Recently Joystiq announced that they are abandoning a review score entirely, and joining Kotaku as being one of the few major game journalism outlets that rate their games by words alone. This is actually not a bad idea, and in a perfect world, this is the only kind of review that we would have; people judging a game’s quality based not on numbers, but actual opinion. As it is, we don’t live in a perfect world, and while I think Joystiq and Kotaku are doing something that’s actually healthy for the industry, I don’t believe that everyone should do it. Different people have different needs, and a review with no score serves the needs of some gamers, but does not help others.
So what are review scores good for?
On the one hand, and this is probably my least favorite aspect of them, they are good for lazy readers. If you just want to know, as quickly possible, whether a game is “good,” then a look at the score will give you that. Of course, if you aren’t familiar with the writer’s opinions, and you hate hard games, but see that this Demon’s Souls thing is getting 9s and 10s all over the place, you might have just set yourself up for a huge “rip off” because you were in too much of rush to do your homework. You just spent your money based on less than 10 seconds of reading a number, seeing a game is “great” and buying it without ever once questioning if it aligns with your actual taste, because the score was high.
On the other hand, that number, even without reading a review, can be quite meaningful when taken in the context of other numbers. Metacritic, whether people like it or not, has become the defacto aggregate for compiling game review scores and averaging them out. There’s somewhat more reliable math at work here, since the website compiles samples from outlets it deems legitimate, and weights their scores according to in-house policies for how important a particular outlet is. This is definitely useful for people that are more inclined to do research. After all, if a majority of professional critics are praising or damning something, then there’s a good chance that this is a prevailing, “average” opinion that most people will share. If, on the other hand, review scores are all over the place for a particular game, that’s also useful, as it means the game is sufficiently unique enough that it’s really up to the individuals themselves to decide if it runs along their taste. A collection of review scores is a good way to research a particular game and get broad information.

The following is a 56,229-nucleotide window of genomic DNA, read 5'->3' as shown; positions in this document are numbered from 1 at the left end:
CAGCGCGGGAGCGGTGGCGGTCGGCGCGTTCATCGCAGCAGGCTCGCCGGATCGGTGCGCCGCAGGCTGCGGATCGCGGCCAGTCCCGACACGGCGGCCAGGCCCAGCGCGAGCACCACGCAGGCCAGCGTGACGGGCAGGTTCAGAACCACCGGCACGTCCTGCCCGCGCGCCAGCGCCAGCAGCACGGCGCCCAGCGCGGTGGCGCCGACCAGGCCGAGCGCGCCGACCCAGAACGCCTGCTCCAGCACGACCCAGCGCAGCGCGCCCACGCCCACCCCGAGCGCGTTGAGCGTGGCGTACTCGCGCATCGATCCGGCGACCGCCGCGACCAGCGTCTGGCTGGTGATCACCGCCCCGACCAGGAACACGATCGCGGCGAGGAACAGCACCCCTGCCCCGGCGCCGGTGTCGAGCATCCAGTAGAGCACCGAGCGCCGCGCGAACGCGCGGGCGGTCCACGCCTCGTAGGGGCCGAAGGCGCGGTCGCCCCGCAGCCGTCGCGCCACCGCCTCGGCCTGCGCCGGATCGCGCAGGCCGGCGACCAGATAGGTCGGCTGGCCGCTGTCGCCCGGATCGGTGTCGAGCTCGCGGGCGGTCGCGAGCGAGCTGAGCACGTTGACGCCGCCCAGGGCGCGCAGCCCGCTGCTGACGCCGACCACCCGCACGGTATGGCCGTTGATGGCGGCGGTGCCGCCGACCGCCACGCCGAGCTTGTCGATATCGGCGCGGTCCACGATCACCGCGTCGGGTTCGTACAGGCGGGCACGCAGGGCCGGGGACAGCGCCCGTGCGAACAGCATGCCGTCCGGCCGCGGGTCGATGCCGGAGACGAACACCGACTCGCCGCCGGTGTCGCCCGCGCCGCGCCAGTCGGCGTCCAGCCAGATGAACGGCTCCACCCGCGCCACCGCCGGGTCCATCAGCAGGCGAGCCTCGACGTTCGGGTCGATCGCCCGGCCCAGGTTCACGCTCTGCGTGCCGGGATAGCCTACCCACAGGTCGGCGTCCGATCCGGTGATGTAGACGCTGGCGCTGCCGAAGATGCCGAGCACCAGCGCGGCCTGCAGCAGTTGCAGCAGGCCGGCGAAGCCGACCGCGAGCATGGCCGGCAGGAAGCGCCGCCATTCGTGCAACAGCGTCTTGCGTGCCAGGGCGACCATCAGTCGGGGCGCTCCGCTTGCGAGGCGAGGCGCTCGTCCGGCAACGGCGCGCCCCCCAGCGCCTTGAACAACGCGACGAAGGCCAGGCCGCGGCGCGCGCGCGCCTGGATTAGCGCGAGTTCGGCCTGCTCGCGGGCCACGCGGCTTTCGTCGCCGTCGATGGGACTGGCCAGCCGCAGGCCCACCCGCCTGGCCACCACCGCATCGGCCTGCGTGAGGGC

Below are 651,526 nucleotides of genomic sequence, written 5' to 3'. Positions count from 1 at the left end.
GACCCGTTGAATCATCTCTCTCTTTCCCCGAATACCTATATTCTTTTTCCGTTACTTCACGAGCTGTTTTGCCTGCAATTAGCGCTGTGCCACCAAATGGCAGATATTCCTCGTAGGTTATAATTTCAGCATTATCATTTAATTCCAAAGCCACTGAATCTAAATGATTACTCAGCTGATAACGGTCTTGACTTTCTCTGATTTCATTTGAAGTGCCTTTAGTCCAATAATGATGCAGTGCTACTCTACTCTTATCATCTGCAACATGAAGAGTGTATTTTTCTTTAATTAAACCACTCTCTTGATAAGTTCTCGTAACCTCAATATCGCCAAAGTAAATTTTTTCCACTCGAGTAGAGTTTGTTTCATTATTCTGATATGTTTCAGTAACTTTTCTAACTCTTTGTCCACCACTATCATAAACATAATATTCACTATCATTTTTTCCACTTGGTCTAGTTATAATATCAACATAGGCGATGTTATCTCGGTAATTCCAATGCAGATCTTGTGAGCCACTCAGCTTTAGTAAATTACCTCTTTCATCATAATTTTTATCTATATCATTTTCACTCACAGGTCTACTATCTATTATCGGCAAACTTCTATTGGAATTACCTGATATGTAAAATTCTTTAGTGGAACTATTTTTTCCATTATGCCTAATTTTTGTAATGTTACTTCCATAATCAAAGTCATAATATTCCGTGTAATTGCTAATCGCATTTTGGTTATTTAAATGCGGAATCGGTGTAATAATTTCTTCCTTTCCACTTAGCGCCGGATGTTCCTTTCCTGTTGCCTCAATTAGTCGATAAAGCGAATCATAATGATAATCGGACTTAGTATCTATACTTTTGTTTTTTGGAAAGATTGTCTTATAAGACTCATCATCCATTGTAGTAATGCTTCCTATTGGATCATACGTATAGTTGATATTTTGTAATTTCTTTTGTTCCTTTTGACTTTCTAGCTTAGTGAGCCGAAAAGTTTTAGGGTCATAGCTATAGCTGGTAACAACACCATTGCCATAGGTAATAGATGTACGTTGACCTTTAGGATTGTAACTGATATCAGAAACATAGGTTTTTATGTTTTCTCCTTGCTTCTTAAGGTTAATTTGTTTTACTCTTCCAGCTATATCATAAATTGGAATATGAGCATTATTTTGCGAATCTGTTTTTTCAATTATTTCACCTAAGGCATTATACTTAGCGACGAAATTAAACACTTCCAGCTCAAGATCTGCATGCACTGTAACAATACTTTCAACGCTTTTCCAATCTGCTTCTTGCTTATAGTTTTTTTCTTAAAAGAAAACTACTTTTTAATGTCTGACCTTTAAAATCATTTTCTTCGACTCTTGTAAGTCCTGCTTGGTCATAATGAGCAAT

A review score is also a pretty good indicator for that best case scenario, the familiar reader. If you already know a particular reviewer has tastes similar to yours, then a review score is a good, short hand indicator of how you’ll probably receive the game as well. If someone you trust for JRPG opinions is giving a high score to a new, niche title, then that number probably tells you everything you need to know.
Ultimately, a review score is only as good as the source that it is coming from. Lengthy written and video reviews exist for a reason; they are there to give you the details, to point out the good and the bad. You can’t get any of that from looking at just a number. But what a review score does, especially when consistently applied, is create a standard, it adds structure to an opinion. The number is a summation of a thought process, but should never be taken as the only vehicle of expression for all those thoughts.
If everyone had more time, were more conscientious and diligent in their research, and more open to discussion with each other over differences in opinion, then reviews without scores would be the ideal way to gauge opinions on games. Unfortunately, we don’t live in a world like that, and as long as people need a more concise way to get an opinion—especially a series of them—then reviews scores will always have a place. Not for everyone, of course, but for many, there’s still a lot of usefulness in those numbers.